- By Emily TamkinEmily Tamkin is a staff writer at Foreign Policy. She writes for FP’s The Cable, a real-time take on the news in Washington and the wider world. She has been at FP since the fall of 2016, before which she was an associate editor at New America, a nonpartisan think tank in Washington. She has a B.A. in Russian literature from Columbia University, an M.Phil. in Russian and East European studies from the University of Oxford, and studied Soviet dissidence in archival centers in Moscow, Tbilisi, and, on a Fulbright, in Bremen — all of which means that at FP, she writes when she can on Russia and Central and Eastern Europe.
German Economy Minister Sigmar Gabriel has an interesting several days ahead of him.
Last week, Germany withdrew its support for the sale of semiconductor firm Aixtron to a Chinese bidder. The decision apparently came after U.S. intelligence officials warned Germany that the sale would give China technology that it could use for military purposes; so, too, did it follow months of increasingly protectionist chatter by Gabriel, who has stressed that Europe’s high-tech industry “should not just be sold off.” Beijing has made clear that it has “great concern” over this turn of events, according to Deutsche Welle.
It’s not difficult to see why: Chinese firms, often state-owned, were happily buying and investing in Europe until the continent’s economic powerhouse pumped the proverbial breaks. Per Bloomberg, Chinese companies have announced bids or bought German companies to the tune of $12 billion this year.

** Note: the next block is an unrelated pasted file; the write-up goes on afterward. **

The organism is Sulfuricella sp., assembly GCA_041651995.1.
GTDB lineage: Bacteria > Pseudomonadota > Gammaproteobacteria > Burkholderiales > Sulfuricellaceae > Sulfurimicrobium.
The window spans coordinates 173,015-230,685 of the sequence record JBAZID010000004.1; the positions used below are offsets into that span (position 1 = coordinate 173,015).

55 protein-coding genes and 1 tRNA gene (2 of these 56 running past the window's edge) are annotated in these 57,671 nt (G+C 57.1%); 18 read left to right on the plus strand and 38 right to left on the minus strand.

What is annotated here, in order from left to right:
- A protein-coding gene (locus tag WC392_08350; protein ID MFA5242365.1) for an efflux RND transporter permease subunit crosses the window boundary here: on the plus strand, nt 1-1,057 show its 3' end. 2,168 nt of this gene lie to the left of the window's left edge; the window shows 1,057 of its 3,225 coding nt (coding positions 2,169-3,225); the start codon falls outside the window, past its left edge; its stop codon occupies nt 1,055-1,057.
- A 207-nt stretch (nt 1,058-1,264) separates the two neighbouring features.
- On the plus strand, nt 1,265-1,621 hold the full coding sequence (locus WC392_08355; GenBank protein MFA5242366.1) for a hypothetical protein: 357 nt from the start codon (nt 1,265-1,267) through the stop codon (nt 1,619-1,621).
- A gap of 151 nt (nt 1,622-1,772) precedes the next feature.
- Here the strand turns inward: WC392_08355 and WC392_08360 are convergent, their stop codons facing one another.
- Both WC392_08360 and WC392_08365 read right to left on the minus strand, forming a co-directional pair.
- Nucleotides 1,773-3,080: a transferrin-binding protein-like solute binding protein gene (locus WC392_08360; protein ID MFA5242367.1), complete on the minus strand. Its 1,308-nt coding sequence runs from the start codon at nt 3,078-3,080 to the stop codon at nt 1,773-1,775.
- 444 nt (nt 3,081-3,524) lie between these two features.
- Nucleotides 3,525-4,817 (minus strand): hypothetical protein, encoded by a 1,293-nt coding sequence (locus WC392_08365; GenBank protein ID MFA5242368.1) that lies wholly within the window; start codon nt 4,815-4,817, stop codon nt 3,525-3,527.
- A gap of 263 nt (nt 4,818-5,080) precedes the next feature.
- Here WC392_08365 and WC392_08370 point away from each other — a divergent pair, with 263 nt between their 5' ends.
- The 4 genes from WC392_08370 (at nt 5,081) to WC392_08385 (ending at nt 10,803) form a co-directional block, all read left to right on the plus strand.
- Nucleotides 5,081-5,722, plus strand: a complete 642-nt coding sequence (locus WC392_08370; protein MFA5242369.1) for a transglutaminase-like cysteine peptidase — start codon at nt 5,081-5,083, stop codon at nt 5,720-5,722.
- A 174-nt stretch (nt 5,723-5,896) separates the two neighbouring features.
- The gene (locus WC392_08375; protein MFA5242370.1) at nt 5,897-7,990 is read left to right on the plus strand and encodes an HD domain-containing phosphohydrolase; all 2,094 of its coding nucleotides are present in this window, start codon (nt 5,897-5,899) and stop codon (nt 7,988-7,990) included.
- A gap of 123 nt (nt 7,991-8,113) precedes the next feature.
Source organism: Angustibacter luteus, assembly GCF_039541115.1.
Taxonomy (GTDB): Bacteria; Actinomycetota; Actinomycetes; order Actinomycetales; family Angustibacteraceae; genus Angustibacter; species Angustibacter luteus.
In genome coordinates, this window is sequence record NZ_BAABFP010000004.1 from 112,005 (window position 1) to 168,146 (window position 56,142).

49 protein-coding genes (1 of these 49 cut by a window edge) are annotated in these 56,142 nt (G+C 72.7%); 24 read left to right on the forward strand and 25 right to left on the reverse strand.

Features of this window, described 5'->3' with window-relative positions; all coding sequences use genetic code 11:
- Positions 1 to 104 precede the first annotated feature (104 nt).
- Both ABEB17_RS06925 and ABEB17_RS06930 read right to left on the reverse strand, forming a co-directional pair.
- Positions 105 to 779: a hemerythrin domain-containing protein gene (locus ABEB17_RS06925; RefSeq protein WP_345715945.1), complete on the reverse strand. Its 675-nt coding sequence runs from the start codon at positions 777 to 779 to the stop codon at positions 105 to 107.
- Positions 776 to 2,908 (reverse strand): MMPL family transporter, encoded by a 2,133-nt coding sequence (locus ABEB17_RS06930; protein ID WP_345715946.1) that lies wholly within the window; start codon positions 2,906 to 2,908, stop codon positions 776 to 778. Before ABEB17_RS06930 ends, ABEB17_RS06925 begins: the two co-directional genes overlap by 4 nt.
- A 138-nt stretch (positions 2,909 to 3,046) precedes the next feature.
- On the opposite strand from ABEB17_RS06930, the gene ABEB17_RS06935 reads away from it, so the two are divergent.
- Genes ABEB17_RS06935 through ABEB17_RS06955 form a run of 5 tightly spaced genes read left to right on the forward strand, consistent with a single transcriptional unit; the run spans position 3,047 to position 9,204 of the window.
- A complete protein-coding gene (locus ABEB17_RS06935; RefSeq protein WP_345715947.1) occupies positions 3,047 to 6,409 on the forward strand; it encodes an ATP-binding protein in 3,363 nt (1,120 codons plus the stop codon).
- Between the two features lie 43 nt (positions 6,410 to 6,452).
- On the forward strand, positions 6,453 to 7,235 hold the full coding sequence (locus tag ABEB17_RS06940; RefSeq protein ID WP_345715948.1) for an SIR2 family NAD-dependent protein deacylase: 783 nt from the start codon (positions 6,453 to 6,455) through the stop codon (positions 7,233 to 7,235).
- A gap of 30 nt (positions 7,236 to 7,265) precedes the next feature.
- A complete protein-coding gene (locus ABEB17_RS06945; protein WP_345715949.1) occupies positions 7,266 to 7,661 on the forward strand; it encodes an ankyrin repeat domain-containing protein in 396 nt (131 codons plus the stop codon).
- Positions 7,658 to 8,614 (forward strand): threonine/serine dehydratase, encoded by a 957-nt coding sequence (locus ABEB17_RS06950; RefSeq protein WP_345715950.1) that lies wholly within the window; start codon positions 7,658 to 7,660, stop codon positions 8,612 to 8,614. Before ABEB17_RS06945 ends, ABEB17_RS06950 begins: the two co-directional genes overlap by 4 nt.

That’s part and parcel of China’s so-called “New Silk Road,” which envisions links between China, Central Asia, the Indian Ocean, and Europe. Gaining access to markets there is important for Beijing: China and France announced a fund for joint overseas investment; China-U.K. trade is booming; and China initiated the 16+1 framework with Central and Eastern European countries for diplomatic and, ahem, economic relations.
Some Europeans have welcomed Chinese money with open arms. The U.K., for example, eagerly courted Chinese investment in recent years, as France is doing now. And for some countries and sectors — such as busy container ports like Rotterdam in the Netherlands and Greece’s Piraeus — Chinese largesse is helpful indeed. But fears are starting to grow in Europe that Chinese money has geopolitical strings attached.
And with global trade slowing to a degree seldom if ever seen since World War II, and populism growing, many in Germany including Gabriel want to push back against what they see as a strategic swoop by China to gobble up key companies in high-tech sectors. Gabriel has taken issue with Beijing’s opposition to opening up its own market to foreign investment. EU Digital Economy Commissioner Günther Oettinger, who, unlike Gabriel, is a member of Angela Merkel’s political party, has also criticized China’s buying spree. Oettinger went so far as to refer to Chinese people as “slit eyes” and “sly dogs” in a speech to business leaders in Hamburg. Oettinger later clarified that he meant Chinese are clever, and thus Europe should not be complacent in its dealings with China and the technological and digital sectors.
It remains to be seen if Oettinger’s clarification will be enough to open doors for Gabriel, who embarks Tuesday on a five-day trip to China to see German business leaders and Chinese government officials.
Photo credit: LINTAO ZHANG/Getty Images